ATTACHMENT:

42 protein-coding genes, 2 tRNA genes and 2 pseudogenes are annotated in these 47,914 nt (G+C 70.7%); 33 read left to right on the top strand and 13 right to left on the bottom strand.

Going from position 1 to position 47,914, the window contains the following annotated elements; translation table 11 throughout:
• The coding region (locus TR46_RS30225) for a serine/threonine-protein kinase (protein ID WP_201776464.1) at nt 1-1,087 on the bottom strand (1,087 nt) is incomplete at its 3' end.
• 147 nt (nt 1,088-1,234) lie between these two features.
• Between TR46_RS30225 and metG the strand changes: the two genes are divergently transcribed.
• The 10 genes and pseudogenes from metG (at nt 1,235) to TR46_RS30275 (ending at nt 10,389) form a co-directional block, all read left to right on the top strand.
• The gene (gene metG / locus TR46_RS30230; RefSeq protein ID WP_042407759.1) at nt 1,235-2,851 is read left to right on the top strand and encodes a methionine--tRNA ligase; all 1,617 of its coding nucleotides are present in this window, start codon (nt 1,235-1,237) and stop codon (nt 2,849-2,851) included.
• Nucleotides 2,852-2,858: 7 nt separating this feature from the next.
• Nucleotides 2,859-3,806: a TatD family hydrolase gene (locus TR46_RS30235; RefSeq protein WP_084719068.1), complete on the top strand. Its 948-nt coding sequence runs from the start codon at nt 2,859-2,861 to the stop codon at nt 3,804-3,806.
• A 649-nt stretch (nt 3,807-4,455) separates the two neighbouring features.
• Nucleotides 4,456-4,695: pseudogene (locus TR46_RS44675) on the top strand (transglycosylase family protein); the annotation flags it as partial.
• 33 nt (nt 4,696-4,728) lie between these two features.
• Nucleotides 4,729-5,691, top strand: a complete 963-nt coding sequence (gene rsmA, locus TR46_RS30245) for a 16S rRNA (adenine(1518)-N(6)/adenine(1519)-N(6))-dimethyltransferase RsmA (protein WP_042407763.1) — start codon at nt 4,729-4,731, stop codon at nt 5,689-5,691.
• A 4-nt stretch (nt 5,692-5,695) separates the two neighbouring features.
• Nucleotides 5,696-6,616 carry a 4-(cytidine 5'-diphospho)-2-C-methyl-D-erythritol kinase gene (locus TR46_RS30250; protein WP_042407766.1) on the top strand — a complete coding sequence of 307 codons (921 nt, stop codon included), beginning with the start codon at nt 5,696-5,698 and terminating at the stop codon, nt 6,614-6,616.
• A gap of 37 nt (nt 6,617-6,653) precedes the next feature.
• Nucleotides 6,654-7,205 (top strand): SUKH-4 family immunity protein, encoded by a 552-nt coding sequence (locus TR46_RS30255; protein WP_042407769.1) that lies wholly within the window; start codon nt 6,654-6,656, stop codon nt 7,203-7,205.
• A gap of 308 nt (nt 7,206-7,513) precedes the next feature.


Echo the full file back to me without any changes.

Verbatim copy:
42 protein-coding genes, 2 tRNA genes and 2 pseudogenes are annotated in these 47,914 nt (G+C 70.7%); 33 read left to right on the top strand and 13 right to left on the bottom strand.

Going from position 1 to position 47,914, the window contains the following annotated elements; translation table 11 throughout:
• The coding region (locus TR46_RS30225) for a serine/threonine-protein kinase (protein ID WP_201776464.1) at nt 1-1,087 on the bottom strand (1,087 nt) is incomplete at its 3' end.
• 147 nt (nt 1,088-1,234) lie between these two features.
• Between TR46_RS30225 and metG the strand changes: the two genes are divergently transcribed.
• The 10 genes and pseudogenes from metG (at nt 1,235) to TR46_RS30275 (ending at nt 10,389) form a co-directional block, all read left to right on the top strand.
• The gene (gene metG / locus TR46_RS30230; RefSeq protein ID WP_042407759.1) at nt 1,235-2,851 is read left to right on the top strand and encodes a methionine--tRNA ligase; all 1,617 of its coding nucleotides are present in this window, start codon (nt 1,235-1,237) and stop codon (nt 2,849-2,851) included.
• Nucleotides 2,852-2,858: 7 nt separating this feature from the next.
• Nucleotides 2,859-3,806: a TatD family hydrolase gene (locus TR46_RS30235; RefSeq protein WP_084719068.1), complete on the top strand. Its 948-nt coding sequence runs from the start codon at nt 2,859-2,861 to the stop codon at nt 3,804-3,806.
• A 649-nt stretch (nt 3,807-4,455) separates the two neighbouring features.
• Nucleotides 4,456-4,695: pseudogene (locus TR46_RS44675) on the top strand (transglycosylase family protein); the annotation flags it as partial.
• 33 nt (nt 4,696-4,728) lie between these two features.
• Nucleotides 4,729-5,691, top strand: a complete 963-nt coding sequence (gene rsmA, locus TR46_RS30245) for a 16S rRNA (adenine(1518)-N(6)/adenine(1519)-N(6))-dimethyltransferase RsmA (protein WP_042407763.1) — start codon at nt 4,729-4,731, stop codon at nt 5,689-5,691.
• A 4-nt stretch (nt 5,692-5,695) separates the two neighbouring features.
• Nucleotides 5,696-6,616 carry a 4-(cytidine 5'-diphospho)-2-C-methyl-D-erythritol kinase gene (locus TR46_RS30250; protein WP_042407766.1) on the top strand — a complete coding sequence of 307 codons (921 nt, stop codon included), beginning with the start codon at nt 5,696-5,698 and terminating at the stop codon, nt 6,614-6,616.
• A gap of 37 nt (nt 6,617-6,653) precedes the next feature.
• Nucleotides 6,654-7,205 (top strand): SUKH-4 family immunity protein, encoded by a 552-nt coding sequence (locus TR46_RS30255; protein WP_042407769.1) that lies wholly within the window; start codon nt 6,654-6,656, stop codon nt 7,203-7,205.
• A gap of 308 nt (nt 7,206-7,513) precedes the next feature.